Remember me, O Lord, when You Shall come into Your Kingdom (Conclusion)

Part 1

Like the thief I confess to You:
Remember me, O Lord, when You shall come into Your kingdom.
Remember me, O Master, when You shall come into Your kingdom.
Remember me, O Holy One, when You shall come into Your kingdom.

After rejecting the way of the bad thief (Judas), we turn to the one who, by Christ’s side, proclaimed Christ and asked to be remembered by him in his eternal kingdom: St Dismas, the good thief.[1] Through Adam, we have all taken that which was not ours by right (the fruit of the tree of knowledge of good and evil).[2] By nature, we are good; by our common sin, we are thieves. Through Dismas, we are all placed by Christ’s side, and petition Christ to remember us. That is, we are asking Christ, who we now recognize as the Son of the Living God, to keep us and preserve us in eternity, for that is what being remembered in his kingdom entails.[3]

In this way we turn once again and petition Christ, so that we do not unworthily take of his many gifts. May the partaking of Your holy mysteries, O Lord, be not for my judgment or condemnation, but for the healing of soul and body. We move from one mystery at the beginning of our prayer to the many Jesus offers us. What are we to make of this? That “one mystery,” the eucharist, serves as the foundation and building block of the Church, and so, in this way is said to be the source of all the mysteries, all the sacraments. Through the eucharist, we have Christ and all that Christ would like us to have.[4] In the eucharist we mysteriously find the potential of all the sacraments, in the eucharist, they find their fulfillment, but we must activate them in their proper sacramental celebration to receive what we possess in potentiality. This means that the eucharist is the sacrament of sacraments (or, as we said above, the mystery of mysteries). If we neglect it, the rest of the sacraments will be affected, for without Christ, the rest of the sacraments will be ineffective.[5] And it is in this way we partake of Christ’s mysteries for the healing of soul and body. If we have already acknowledged our sins, our deficiencies before Christ, our need for him for our salvation, we now partake of him for our salvation – for the integral restoration of our whole person in eternity. Through Christ, we can be made whole. But if we have not truly opened ourselves to Christ, if we have not confessed our sins, if we have not shown our need for salvation, how can we be healed? We need Christ. Sin destroys the soul, and a wounded soul destroys the body – the tyranny of death is, after all, the consequence of sin. In the eschaton, the saved are healed, their bodies are restored, now transformed in the resurrection of the dead, so that they no longer will be able to suffer or be destroyed.[6] But, this transformation is based upon Christ, based upon our communion with Christ, which saves us completely, soul and body.[7] If we receive Christ worthily, it is for our salvation, but if we receive with an egotistical spirit, seeking to preserve the individualistic self, it will be for our condemnation and destruction. “And I tell you, Ask, and it will be given you; seek, and you will find; knock, and it will be opened to you. For every one who asks receives, and he who seeks finds, and to him who knocks it will be opened” (Luke 11:9 – 10). In the judgment of Christ, he will give that which we have asked for – hell is but the granting of the ego the power to be what it would like in all eternity, to its detriment.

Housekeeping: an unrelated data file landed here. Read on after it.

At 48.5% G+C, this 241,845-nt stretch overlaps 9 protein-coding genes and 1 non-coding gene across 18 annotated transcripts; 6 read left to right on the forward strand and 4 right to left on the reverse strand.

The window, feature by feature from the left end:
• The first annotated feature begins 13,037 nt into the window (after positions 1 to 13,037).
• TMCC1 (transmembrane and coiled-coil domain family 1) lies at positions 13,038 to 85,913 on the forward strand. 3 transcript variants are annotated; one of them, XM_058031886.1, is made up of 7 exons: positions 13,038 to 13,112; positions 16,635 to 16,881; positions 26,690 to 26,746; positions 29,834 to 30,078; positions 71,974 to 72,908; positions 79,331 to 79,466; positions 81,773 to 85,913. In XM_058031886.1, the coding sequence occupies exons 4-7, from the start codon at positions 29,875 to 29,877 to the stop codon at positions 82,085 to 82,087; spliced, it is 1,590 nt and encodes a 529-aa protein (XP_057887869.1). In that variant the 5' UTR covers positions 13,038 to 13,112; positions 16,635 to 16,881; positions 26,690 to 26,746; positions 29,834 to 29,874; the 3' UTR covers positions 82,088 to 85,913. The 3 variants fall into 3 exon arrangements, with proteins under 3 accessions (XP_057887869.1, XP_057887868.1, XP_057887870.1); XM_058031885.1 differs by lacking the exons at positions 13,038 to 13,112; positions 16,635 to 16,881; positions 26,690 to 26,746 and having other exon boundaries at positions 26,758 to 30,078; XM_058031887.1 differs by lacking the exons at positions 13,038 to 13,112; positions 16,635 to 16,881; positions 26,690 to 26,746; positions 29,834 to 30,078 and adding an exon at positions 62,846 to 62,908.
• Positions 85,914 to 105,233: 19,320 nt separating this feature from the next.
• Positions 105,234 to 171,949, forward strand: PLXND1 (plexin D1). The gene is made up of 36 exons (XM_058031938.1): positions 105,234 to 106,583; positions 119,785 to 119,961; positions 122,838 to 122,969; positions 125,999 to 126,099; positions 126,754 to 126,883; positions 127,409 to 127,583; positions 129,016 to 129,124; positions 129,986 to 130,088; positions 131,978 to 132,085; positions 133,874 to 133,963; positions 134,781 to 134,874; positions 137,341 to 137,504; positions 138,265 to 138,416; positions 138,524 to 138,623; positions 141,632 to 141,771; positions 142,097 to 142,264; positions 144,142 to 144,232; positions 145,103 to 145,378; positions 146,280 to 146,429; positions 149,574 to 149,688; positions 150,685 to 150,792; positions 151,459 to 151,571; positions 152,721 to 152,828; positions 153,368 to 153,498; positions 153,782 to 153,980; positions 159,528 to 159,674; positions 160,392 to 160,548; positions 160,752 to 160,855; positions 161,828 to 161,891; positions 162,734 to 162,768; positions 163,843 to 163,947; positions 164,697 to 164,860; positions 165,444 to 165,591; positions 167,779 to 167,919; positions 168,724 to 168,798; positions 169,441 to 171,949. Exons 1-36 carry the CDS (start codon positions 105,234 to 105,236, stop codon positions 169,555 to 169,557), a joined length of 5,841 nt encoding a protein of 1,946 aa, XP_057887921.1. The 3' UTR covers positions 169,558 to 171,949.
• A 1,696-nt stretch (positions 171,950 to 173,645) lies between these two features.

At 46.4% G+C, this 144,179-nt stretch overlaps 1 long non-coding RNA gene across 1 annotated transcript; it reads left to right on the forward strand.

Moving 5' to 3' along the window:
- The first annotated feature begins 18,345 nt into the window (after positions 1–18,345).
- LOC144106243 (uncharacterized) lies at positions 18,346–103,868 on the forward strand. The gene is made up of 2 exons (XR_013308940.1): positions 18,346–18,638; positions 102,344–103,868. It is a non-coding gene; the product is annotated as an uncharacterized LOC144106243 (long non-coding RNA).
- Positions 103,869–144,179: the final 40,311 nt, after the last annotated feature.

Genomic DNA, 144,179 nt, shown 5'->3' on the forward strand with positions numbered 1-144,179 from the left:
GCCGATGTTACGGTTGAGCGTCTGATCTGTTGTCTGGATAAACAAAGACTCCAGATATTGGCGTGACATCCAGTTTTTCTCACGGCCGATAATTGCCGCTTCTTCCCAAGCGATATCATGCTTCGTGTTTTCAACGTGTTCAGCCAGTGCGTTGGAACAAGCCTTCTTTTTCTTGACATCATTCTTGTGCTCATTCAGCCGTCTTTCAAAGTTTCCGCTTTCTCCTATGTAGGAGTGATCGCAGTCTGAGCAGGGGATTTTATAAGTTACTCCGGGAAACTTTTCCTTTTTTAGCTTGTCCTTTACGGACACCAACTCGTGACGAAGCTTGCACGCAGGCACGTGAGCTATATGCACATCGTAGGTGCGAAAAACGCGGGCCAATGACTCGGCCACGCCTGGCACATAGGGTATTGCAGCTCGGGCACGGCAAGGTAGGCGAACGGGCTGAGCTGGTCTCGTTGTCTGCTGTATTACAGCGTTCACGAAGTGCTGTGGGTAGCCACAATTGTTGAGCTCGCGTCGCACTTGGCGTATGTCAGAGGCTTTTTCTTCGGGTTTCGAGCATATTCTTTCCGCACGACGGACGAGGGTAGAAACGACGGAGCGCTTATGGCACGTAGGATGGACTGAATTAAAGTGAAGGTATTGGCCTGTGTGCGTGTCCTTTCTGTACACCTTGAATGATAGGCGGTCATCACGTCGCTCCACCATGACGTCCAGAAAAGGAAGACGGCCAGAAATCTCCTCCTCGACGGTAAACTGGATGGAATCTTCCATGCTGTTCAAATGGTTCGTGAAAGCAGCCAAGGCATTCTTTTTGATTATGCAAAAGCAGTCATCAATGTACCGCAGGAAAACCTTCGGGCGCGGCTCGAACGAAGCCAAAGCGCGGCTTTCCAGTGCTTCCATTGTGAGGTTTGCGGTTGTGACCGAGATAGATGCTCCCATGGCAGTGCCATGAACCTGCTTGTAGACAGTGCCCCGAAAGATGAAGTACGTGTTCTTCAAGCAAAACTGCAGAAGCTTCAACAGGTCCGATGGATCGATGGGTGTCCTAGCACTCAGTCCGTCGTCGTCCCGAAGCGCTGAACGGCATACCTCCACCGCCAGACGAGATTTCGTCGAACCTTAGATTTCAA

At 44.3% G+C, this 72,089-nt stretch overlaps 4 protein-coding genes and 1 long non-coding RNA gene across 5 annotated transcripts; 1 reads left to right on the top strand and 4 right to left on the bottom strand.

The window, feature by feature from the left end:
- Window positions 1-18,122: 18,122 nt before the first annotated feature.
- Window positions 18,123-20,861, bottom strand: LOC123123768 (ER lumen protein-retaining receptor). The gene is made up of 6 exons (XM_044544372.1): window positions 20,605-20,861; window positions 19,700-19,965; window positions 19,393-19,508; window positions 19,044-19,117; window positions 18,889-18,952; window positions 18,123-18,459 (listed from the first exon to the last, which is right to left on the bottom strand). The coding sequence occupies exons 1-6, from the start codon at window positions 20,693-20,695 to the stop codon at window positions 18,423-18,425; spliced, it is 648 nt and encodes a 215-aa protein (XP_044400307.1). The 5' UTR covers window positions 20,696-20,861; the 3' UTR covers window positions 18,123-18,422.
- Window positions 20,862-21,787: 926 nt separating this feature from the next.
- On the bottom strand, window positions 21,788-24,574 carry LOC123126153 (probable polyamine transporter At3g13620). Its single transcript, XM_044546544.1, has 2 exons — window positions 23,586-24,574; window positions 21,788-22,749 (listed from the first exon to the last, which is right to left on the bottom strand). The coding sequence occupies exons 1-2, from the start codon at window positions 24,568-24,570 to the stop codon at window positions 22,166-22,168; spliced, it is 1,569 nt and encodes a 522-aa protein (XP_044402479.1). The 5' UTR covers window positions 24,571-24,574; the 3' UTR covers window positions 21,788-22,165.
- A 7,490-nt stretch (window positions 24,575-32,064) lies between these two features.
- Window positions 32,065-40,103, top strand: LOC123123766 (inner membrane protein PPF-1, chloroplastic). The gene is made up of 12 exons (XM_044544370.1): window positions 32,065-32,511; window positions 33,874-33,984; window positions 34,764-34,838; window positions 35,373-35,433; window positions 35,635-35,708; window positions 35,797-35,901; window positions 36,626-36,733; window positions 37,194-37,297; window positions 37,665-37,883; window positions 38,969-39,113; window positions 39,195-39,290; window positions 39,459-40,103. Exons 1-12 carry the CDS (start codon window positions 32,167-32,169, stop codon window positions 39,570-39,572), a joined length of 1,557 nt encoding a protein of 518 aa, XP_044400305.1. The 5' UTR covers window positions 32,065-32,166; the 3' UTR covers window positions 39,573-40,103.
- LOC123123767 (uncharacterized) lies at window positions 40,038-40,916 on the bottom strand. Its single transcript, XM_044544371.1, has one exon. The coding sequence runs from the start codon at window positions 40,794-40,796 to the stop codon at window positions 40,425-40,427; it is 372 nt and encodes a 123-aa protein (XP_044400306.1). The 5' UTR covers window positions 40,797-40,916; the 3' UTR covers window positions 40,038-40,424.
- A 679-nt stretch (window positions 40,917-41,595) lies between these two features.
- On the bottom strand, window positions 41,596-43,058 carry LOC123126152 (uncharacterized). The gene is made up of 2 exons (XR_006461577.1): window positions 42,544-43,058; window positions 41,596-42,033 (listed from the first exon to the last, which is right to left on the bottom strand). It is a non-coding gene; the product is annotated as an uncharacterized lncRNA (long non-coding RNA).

O Lord, I also believe and profess that this, which I am about to receive, is truly Your most precious body, and Your life-giving blood, which, I pray make me worthy to receive for the remission of all my sins and for life everlasting. We proclaim our faith in what we are about to receive; despite the fact that it appears to be mere bread and wine, we are about to receive Christ himself. There is some value to this. We see Christ as food. We take him in as we take in food. We receive him as we receive food. That is, he becomes a part of us, just like food.[8] And if he becomes a part of us, then we find ourselves becoming a part of the body of Christ. He has given his body to us so that we can become one with it. We are cleansed from all sin by the blood of Christ, because the blood of Christ comes into us. The signs of bread and wine reveal how normative Christ is for us – there is nothing more natural or simpler than bread. There is nothing which is so universally known as giving us joy as wine.[9] But of course, the mystery of faith relies upon the fact that Christ comes to us in a form which appears to be mere bread and wine, which is why we must declare, in full faith, what we know to be true, thanks to the work of the Spirit of God (the Holy Spirit). Conceived by the power of the Holy Spirit, Christ now comes to us with his precious body and life-giving blood of Christ by the continuing activity of that same Spirit.[10]